Thailand’s national sport isn’t merely a discipline of enormous skill executed at lightening speed, it’s one deeply engrained in the country’s culture – and in devout principles of dedication, hard work and respect for both trainer and opponent. Growing in popularity around the world, Muay Thai is now on course to become an Olympic event.

Keng bounces around. He may have the stripped body of an athlete and the razor sharp discipline of a boxer but he also has a permanent grin and a quite definite sense of mischief. Every place of work should have a Keng.

But beware anyone who lets the 33-year-old Muay Thai fighter’s infectious disposition fool them. It’s a serious business learning the finer points of Thailand’s national sport – and behind that sunny persona it’s a fact Kru Keng is unlikely to let you forget.

As you leave Thaweerat Phakdee, the busy approach to Superpro Samui gives way to, at first a single lane, and then to little more than a dirt track overshadowed by towering palms and punctuated by glimmers of local life.

Should you arrive when a class is in session you’ll do so to a soundtrack of skipping ropes smacking rubber mats, gloved fists landing on punch bags and legs jettisoned skywards in search of a focus pad with which to make thumping contact.

Unlike boxing, Muay Thai is characterised by the integrated use of fists, elbows, shins and knees. There’s a good reason it’s known as the art of eight limbs and, in its original form, it enabled the body to replicate weapons of war.

Recognition increased in the 20th century and, when Muay Thai practitioners started defeating figures from other martial arts, the world began taking notice. In December 2016 the sport received provisional recognition from the IOC and is likely to take make its Olympic Games debut at Paris 2024.

Steeped in tradition, rooted in history and sacrosanct when it comes to respect for trainer and opponent, Muay Thai promotes devout rituals, placing it at the heart of Thai society.

Take, for example, the word kru that prefaces a name when referring to one’s trainer. It means “teacher” and in Thai culture all providers of wisdom are addressed as such and deemed worthy of the utmost respect.

The top professional fighters assume celebrity status. Samart Payakaroon was dubbed the ‘Muhammad Ali of Muay Thai’, while Somrak Kamsing combined Muay Thai and amateur boxing, winning gold at the 1996 Olympic Games.

It’s 35-year-old Buakaw Banchamek with a staggering 236 wins who is perhaps most famous internationally. But not all stars of the sport are Thai. The late Dutchman Ramon Dekkers and the Cameroonian Dany Bill are regarded by many as the best foreigners ever with a combined 15 world championships.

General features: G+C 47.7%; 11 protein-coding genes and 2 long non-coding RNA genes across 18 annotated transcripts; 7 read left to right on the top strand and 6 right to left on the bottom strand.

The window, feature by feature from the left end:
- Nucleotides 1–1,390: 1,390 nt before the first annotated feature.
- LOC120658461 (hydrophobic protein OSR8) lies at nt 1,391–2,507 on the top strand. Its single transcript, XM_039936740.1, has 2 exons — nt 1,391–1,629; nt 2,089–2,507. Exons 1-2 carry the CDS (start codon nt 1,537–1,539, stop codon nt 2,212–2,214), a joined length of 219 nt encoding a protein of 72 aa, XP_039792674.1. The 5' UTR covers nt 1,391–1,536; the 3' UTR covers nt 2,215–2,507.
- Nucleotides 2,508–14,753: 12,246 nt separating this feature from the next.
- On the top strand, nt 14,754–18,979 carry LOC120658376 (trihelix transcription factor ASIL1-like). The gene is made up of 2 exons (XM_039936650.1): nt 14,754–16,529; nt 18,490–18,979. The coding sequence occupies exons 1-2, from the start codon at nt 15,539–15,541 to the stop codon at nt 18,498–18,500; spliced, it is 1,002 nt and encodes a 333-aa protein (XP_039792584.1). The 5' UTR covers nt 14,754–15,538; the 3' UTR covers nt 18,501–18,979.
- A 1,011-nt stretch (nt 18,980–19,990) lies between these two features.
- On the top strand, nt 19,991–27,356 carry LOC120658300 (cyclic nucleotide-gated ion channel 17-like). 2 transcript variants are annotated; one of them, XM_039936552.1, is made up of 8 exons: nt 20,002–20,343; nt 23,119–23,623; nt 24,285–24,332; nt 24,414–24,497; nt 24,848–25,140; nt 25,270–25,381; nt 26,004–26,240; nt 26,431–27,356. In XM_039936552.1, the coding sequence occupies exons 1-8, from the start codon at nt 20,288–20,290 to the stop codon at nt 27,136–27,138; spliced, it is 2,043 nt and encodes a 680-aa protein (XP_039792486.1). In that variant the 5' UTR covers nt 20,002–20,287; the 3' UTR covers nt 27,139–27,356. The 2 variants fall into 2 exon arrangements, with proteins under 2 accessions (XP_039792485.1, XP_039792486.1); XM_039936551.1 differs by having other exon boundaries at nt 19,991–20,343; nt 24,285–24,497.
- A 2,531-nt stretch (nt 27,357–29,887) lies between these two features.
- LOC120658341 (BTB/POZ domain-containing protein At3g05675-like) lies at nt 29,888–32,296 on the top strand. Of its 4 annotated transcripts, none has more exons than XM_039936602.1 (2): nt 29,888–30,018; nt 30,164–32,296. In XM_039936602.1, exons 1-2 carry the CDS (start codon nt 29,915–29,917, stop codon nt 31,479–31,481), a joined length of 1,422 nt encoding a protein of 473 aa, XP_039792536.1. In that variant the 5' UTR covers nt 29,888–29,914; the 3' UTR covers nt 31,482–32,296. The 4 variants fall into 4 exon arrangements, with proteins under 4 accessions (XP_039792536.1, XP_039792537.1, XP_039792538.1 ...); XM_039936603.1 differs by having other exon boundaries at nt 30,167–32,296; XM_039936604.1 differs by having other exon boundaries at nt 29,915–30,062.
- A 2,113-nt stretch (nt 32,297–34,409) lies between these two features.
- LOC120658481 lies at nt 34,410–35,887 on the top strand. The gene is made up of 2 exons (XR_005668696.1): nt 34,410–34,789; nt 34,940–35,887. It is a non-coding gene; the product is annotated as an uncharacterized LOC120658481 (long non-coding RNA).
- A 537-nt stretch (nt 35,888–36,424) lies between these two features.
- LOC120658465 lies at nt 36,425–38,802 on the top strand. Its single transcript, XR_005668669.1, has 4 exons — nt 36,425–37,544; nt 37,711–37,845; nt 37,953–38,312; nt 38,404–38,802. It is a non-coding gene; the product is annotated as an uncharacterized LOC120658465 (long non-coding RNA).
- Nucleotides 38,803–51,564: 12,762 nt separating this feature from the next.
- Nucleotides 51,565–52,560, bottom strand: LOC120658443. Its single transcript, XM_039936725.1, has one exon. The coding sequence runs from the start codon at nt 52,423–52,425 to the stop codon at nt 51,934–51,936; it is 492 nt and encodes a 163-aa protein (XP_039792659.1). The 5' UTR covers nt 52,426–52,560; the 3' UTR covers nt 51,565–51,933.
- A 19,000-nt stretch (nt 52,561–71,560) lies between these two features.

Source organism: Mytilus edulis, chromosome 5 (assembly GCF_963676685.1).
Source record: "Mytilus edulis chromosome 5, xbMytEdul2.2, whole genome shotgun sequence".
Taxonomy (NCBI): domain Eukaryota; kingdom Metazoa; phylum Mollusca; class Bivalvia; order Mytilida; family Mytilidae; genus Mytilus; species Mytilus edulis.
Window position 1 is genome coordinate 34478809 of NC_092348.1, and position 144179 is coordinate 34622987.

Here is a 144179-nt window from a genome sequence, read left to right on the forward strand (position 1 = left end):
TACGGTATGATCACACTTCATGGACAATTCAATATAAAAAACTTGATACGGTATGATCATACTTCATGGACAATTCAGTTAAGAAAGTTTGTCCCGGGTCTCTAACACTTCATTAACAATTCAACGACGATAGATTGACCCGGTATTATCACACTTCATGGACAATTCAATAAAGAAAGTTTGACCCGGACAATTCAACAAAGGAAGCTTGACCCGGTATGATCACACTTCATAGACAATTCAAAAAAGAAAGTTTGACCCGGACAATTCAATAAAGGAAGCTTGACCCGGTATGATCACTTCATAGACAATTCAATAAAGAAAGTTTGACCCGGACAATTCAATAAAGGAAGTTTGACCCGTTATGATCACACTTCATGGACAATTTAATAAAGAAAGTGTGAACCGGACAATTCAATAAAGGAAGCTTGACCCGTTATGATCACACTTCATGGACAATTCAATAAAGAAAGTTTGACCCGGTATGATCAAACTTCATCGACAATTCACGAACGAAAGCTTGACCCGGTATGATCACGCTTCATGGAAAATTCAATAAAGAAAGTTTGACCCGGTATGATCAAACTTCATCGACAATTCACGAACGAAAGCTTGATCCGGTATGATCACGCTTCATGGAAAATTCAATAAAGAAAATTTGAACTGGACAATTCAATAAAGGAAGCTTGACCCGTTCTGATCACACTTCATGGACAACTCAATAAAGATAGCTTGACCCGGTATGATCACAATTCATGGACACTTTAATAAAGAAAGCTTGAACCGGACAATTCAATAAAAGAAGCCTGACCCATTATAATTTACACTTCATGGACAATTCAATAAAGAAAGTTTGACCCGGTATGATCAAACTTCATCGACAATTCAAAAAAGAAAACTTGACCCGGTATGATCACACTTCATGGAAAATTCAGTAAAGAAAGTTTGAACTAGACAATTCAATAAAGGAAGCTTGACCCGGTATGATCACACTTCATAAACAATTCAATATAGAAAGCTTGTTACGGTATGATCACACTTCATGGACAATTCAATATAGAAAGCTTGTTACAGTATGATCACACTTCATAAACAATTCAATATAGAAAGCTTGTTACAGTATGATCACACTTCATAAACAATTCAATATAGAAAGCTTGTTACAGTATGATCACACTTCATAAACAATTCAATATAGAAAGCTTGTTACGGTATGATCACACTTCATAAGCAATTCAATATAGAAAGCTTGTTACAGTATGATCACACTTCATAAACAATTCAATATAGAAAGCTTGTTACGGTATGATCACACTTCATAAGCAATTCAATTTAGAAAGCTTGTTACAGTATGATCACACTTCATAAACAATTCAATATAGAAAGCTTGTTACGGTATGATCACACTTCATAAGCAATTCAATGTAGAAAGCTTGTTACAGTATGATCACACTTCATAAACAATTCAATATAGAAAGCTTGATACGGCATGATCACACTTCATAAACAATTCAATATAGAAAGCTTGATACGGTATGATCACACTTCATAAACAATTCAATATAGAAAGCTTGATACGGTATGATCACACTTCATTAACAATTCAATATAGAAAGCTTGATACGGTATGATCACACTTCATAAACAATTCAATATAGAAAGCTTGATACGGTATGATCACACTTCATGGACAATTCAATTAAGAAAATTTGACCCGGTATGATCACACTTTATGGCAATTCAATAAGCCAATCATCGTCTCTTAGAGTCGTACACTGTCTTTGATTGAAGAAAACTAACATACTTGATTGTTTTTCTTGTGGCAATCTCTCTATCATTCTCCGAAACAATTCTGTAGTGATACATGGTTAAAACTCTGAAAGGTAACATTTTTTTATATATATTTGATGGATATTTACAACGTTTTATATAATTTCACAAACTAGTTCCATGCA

Two-hour group sessions at Superpro are presided over by Charoon Juntra, a veteran of the sport and a man with a nurturing soul but a commanding presence.

Classes run with all the precision you’d expect of a discipline steeped in warrior culture. Elements vary daily and involve a mix of drills on the punch bag, working with a fellow student on a series of combinations – and then it’s into the ring. Typically this comprises four, three-minute rounds with a trainer honing your punches, kicks, knees and defensive skills.

Visitors from Stockholm to Sydney and London to Lima range from their 20s to 50s but the atmosphere is one of “we’re all in this together”. You find fellow students readily on-hand with words of support and encouragement should your energy dip in the tropical heat.

I’m beckoned into the ring by Kru Noi. The first time I met him some years ago I was nervous. He doesn’t say much, is of indeterminate age, and sports a magnificent long black ponytail that puts him more American Indian than island Thai.

He seems at first fierce and uncompromising but it is clear he, too, has a developed sense of fun. They’re big on “fun” around here, just as long as it goes hand-in-glove with hard work.

You know you’ve delivered with the enigmatic Noi when his screams of “no!” – usually in my case in response to a sloppy failure to execute a simple skill – turn into a resounding “yes!”

The “no” is invariably accompanied by the request of “you give me 200 baht”, jovially suggesting I should reward him for forgetting to remember the basics.

 In working with the trainers you gain an appreciation of how the principles of the sport fit with the culture of the Thai people and the values of Buddhism. These guys are deadly serious about their craft but they want you to learn and nurture your skills with good-natured patience.

The camp is co-owned by Robbie Timmers, an affable Dutch man who was enticed here eight years ago with an offer that appealed to the then 29-year-old’s sense of opportunity.

“To understand Muay Thai and what it means to the Thai people you have to experience it. This isn’t just a sport, it’s something of significant cultural importance to the country,” he says.

“I want anyone who’d like to try this to feel completely supported, make friends and have a good time. And what often surprises people is that 20 per cent of our customers are women and we also welcome families.”

At the heart of Muay Thai is that sense of tradition and respect for others so classes end with students standing in front of our trainers, feet together, palms meeting in prayer-like style to offer the traditional wai. We then proceed individually to thank each of the trainers in turn.

As I do so for the final time this trip, Noi offers me the broadest smile I’ve seen from him yet and then says simply “300 baht!” Clearly, I still have much to learn.

This article first appeared in Sawasdee – the in-flight magazine of Thai Airways International.